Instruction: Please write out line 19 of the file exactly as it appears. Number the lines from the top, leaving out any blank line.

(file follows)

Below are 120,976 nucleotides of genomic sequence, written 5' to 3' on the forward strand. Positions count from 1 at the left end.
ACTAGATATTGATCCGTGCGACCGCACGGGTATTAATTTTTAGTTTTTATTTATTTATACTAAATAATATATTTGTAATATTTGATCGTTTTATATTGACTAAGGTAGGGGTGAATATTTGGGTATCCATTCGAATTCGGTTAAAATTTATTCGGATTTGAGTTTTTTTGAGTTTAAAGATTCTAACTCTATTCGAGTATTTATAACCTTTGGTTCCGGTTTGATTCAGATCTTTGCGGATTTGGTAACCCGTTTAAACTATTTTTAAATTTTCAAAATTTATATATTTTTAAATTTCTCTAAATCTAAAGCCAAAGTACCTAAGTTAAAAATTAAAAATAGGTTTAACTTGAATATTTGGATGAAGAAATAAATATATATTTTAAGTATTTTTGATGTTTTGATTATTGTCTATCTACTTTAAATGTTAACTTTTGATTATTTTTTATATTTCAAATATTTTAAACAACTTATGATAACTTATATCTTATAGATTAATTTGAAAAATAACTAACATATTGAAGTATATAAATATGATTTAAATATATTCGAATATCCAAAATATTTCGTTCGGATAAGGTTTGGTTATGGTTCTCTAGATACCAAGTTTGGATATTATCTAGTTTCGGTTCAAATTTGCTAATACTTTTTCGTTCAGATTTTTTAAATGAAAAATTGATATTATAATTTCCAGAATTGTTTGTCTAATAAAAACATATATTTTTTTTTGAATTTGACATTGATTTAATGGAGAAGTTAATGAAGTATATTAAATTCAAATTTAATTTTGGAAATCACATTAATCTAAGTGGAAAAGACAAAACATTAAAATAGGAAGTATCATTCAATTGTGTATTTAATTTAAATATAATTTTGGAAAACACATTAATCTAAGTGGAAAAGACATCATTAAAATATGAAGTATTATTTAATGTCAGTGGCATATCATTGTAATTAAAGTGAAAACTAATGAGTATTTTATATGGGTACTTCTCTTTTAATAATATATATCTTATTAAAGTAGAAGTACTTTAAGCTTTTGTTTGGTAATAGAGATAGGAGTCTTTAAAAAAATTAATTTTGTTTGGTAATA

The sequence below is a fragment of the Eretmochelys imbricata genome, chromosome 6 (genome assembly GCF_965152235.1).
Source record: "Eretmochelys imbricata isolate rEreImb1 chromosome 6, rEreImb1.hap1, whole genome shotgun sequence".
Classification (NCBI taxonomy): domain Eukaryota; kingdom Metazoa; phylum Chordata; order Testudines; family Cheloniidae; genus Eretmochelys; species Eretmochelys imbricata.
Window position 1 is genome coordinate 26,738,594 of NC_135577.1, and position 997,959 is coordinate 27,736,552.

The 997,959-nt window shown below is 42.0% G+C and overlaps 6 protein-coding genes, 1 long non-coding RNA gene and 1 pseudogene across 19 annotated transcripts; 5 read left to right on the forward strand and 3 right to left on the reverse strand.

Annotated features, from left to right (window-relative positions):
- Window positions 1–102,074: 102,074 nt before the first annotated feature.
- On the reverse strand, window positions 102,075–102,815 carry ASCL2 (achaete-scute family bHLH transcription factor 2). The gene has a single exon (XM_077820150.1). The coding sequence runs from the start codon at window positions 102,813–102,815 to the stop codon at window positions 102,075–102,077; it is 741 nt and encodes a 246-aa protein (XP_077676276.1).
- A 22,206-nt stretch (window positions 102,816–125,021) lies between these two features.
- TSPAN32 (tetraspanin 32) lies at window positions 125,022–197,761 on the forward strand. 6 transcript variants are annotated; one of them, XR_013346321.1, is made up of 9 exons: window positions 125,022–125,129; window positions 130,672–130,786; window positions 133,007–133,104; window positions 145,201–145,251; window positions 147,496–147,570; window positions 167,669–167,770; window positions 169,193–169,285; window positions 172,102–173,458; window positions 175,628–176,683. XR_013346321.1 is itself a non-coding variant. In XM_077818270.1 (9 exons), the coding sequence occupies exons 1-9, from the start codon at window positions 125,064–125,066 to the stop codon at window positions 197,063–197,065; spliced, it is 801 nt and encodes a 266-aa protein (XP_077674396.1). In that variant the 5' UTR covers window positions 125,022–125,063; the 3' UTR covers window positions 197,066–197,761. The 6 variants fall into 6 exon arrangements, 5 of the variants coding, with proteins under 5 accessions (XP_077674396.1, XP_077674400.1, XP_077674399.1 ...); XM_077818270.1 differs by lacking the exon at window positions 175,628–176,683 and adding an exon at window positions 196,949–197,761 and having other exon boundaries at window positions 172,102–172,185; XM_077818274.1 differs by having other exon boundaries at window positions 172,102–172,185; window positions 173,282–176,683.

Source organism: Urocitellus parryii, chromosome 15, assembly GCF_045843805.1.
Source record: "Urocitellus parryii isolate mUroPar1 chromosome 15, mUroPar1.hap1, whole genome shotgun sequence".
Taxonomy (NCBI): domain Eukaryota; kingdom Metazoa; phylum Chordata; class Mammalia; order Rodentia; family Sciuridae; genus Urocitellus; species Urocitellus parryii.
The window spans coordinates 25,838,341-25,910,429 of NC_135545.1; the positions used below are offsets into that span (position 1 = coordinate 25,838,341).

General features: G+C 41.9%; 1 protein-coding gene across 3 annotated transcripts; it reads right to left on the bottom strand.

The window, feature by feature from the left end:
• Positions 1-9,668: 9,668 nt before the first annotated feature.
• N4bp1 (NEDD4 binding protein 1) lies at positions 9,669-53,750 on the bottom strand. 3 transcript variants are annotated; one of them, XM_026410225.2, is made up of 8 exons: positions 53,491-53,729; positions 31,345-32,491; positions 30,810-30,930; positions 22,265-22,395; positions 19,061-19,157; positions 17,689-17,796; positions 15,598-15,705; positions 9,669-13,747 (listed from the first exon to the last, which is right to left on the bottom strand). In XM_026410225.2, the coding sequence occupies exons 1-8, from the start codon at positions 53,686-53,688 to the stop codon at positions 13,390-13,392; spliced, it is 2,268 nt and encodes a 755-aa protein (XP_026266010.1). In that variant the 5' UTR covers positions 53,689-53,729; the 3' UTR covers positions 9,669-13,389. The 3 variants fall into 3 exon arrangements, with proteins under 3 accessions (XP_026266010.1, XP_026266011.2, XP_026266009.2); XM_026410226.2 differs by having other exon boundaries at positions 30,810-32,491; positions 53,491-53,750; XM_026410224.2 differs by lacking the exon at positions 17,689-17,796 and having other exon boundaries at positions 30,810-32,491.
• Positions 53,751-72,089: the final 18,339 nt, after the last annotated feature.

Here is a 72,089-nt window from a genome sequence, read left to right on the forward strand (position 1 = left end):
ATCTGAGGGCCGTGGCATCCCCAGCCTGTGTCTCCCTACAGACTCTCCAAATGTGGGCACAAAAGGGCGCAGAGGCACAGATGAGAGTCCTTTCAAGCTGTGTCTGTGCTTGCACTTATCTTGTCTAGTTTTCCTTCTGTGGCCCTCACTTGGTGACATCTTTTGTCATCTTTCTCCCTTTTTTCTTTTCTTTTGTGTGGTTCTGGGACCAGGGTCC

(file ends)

• Positions 1-9,668: 9,668 nt before the first annotated feature.